You can’t cross thread a spark plug with your fingers, at least not to the point of doing damage. If it is just getting started and you can’t turn the plug with your fingers, then back it off and repeat Bill’s advice above.
If you are using NGK or Denso plugs, do not use anti-seize on them. They have an anti-seize plating that is not compatible with anti-seize compounds. If you are using another brand, you will need to check their web site. A general rule is that if the threads are silver, don’t use anti-seize, if they are black, use anti-seize. That may not be universally true though. Champions are silver and I would use anti-seize on them.
If your spark plugs are in holes that make it difficult to get your fingers on them, then I like to use a 1/4" or 3/16" reinforced tubing, like fuel line. You can get it at any parts store. Cut about a foot of it and slip it over the contact of the spark plug. Now you can guide the plug into the hole and start threading it. You can only go a few turns before the resistance gets to be too much for the tubing to turn the plug any more. It will not start threading in if the threads are not perfectly aligned.
Once you have two or three turns, you can switch to the socket. Put an extension on the socket and the plug should turn easily with your fingers until it bottoms out. It’s not a solid hit, but you can tell. Turn it as tight as you can with your fingers. Now put the ratchet or flex handle on the extension. If you have both, use the flex handle. Not the position of the flex handle and pick a point that it would be pointing too that is about 3/4 turn (270 degrees) from the start. Now turn the handle to that position and the plug will be just right. If for some reason it gets really hard to turn and you have gone past 1/2 turn, it is OK to stop.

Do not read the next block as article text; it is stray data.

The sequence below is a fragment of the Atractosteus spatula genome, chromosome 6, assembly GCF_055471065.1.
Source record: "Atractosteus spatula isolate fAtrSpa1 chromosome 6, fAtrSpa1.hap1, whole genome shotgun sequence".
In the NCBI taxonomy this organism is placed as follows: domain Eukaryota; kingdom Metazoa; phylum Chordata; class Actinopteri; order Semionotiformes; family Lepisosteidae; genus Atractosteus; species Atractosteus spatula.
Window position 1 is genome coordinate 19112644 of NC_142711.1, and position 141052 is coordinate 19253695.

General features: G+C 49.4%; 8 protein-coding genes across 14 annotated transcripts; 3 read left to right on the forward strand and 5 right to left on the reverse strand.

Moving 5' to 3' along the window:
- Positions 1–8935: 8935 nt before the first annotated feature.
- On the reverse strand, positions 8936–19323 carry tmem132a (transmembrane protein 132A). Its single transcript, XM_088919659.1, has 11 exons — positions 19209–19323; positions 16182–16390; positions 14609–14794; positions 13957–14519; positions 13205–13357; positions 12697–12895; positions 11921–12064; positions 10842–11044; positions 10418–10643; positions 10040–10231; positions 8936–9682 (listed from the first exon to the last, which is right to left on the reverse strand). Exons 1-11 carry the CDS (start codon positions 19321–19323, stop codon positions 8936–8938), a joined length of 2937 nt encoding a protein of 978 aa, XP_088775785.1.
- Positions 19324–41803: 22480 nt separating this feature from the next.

Note: I’m pretty sure your plugs have a gasket on them. It looks like a metal o-ring that can be removed from the plug. Do not remove it. If you are doing an engine that uses a tapered seat instead of an o-ring, then you only turn the handle about 1/8 th turn.
If you use a torque wrench, still use the 3/4 turn as your guide. If the torque wrench doesn’t click or reach the desired torque, stop at the 3/4 turn anyway. If it clicks a little before, then stop there.
If you put any oil on the threads, which I would not do, then you probably will not reach the torque before the 3/4 turn.